Let's Celebrate Weekley And Pulte As Fortune Great Places To Work
For 16 years running, David Weekley and John Johnson, have stayed true to promises of a workplace talented team members can thrive. Today, that capability culture stands out ... as it does at PulteGroup, as an industry exemplar.
Left: David Weekley, Chairman of David Weekley Homes
Right: Ryan Marshall, CEO of PulteGroup
Who's more capable of getting the job done right now? Who's less? At the company homebuilding level – and for all of the business partners part of that ecosystem – capability in the form of technically competent, 100% engaged, striving, team players will answer the two questions above.
A brief digression.
It was late Spring 2010. After what were the worst couple of years of the Great Recession's toll on new home starts and sales, many people in the business were tentatively emerging from a fetal position. Many homebuilders – the ones who had made it alive through the worst of it – were a sixth or a quarter of their former enterprise selves. A sparsely attended annual executive conference of the community's leaders was a petri dish of traumatized survivors. Most of them felt good and sorry for themselves.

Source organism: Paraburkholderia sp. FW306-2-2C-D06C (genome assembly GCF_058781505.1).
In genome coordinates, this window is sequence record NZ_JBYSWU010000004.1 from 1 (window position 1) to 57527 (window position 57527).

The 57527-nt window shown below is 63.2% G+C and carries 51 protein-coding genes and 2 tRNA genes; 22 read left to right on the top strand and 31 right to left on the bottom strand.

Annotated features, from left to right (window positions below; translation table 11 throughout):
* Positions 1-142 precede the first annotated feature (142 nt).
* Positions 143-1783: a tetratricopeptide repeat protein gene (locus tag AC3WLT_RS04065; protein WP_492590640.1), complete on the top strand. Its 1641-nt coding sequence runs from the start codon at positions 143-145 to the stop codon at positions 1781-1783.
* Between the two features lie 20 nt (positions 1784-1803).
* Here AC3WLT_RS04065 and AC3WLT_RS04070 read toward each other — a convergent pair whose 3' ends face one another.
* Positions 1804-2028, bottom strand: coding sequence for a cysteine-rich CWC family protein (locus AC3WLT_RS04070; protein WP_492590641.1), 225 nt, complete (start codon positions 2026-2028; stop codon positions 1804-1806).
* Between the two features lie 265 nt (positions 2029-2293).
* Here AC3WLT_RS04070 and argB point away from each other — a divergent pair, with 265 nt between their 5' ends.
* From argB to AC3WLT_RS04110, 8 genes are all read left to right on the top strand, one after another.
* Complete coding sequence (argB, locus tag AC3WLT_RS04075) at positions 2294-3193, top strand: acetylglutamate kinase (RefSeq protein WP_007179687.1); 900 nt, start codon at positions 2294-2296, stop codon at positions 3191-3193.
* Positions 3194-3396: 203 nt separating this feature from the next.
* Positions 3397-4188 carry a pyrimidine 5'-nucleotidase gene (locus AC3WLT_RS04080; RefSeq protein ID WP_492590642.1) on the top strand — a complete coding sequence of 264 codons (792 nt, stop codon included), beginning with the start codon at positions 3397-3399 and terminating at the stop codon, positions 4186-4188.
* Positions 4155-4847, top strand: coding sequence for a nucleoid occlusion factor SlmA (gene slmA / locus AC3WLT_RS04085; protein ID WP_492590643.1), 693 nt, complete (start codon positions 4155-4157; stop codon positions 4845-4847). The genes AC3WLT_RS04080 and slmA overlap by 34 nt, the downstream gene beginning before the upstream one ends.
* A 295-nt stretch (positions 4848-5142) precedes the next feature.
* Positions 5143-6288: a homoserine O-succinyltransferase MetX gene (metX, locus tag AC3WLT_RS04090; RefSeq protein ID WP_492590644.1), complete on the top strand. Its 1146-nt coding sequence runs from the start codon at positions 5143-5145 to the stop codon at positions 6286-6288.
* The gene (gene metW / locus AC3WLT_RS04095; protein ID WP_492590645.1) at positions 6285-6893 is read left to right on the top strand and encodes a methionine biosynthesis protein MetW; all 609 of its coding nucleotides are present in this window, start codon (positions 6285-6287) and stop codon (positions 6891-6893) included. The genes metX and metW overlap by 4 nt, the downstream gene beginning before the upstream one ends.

Among the event's speakers, somebody had to go last.
For people who program and produce live, in-person executive business events, cracking the code of who goes in that final bookend program slot is a kind of Holy Grail. That year, in a darkened auditorium, the handful of people who were still left to hear the final speaker at the two-and-a-half day executive homebuilding conference in Scottsdale had their roller-bags packed in the back of the room, and they couldn't wait to just get away. Crickets.
David Weekley's eyes shone as they pierced directly back into the glare of the spotlight as he spoke on the stage. He'd drawn the short straw as the event's closer.
He talked as he talks, plain and simple. After a couple of days of listening to his peer executives' war stories of business and financial hardship, his message was not about the plight of David Weekley Homes. Rather, he reminded the few of us still sitting there to hear, the people the company tries to serve as customers and what they'd had to endure, and the people whose livelihoods took a hit during the housing crash, and their loss.
This is not ever about us," David told a far-too-sparsely-filled room of his home building company executive peers. "This is always about our customers."
That David Weekley and his 22-year partner and ceo John Johnson tend to say the kinds of things that etch forever into people's minds and hearts would not by themselves make this truly one-of-a-kind brand name in American homebuilding a perennial – for 16 years running – on Fortune magazine's top 20 Best Companies to Work For, as it did again this year (No. 9).